Wizz Air’s chief executive said that the extension of a bonus incentive package for him to unlock a £100mn shows “the prevalence of capitalist spirits” despite the significant opposition of some investors.
The resolution passed by the shareholders on Wednesday gives Jozsef Varadi until 2028 instead of 2026, for him to receive his one-off bonus. The bonus will be triggered when the share price of the company, which on Thursday was around £23, reaches £120.
The amendment was met with significant opposition. Nearly 30% of the airline’s free-float voted against it. Proxy advisor Pirc stated that the plans were “highly excess” and “not deemed acceptable”. Institutional Shareholder Services stated that the plan was “not in full compliance with UK good practices”.
In an interview, Varadi said that “common sense prevailed.” He said that “[investors] voted to create €10bn in shareholder value with [a] 1-percent commission rate.” “Wouldn’t you do that?”
He said the company has “corresponding schemes on all levels”. He said: “Let’s remember that this isn’t just the chief executive remuneration. [It] flows throughout the entire [business]”.
Wizz Air developed the scheme in two years, when its share price was over £40. Since then, the company has been hurt by its unhedged oil exposure in response to Russia’s invasion.
Varadi is facing a reputational crisis for the way it handled compensation to customers following last year’s travel disruption.
The airline reported that revenues for the three-month period ending June 30 were up 53 percent to €1.2bn, compared to the same period in the previous year. This was due to a rebound in air travel. The airline has turned a profit of €61.1mn for the quarter, up from a loss in 2022 of €452.5mn.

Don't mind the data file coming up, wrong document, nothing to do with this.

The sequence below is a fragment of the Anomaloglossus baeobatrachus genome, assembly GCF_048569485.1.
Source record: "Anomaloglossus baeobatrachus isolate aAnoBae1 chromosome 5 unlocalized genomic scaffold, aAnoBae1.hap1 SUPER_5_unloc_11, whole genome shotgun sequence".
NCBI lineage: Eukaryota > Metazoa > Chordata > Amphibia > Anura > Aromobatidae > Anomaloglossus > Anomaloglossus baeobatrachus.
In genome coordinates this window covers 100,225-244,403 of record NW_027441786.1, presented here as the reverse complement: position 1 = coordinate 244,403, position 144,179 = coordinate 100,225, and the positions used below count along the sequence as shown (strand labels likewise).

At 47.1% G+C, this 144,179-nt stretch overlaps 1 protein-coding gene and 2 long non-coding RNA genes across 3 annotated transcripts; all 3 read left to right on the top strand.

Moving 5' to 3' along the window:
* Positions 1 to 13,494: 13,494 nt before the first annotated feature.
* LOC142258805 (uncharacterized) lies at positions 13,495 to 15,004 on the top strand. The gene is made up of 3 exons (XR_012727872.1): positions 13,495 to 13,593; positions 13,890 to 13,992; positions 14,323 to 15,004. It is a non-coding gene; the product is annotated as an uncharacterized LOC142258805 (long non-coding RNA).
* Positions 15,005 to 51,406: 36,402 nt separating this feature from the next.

Wizz Air reported record traffic for the start of summer. The airline’s passenger numbers reached 15.3mn and ticket sales increased by 76 percent.
Analysts at Bernstein stated that the net profit was “substantially above consensus” due to a more favorable pricing environment and reduced costs.
Varadi noted that Wizz Air’s shares have “the potential” of reaching the £120 goal by 2028. He also mentioned “macroeconomic pressure points” on the business, including the conflict in Ukraine.
Wizz Air was forced to limit its flight capacity during the first half of the year due to “continued supply chain and infrastructure limitations” and newly identified problems with Pratt & Whitney engine.
Varadi stated that the company will “seek significant compensation” from manufacturers if 12 of its Pratt & Whitney GTF engine were found for inspection.
He added that the Pratt & Whitney GTF engines are causing a shortage of spares on the market.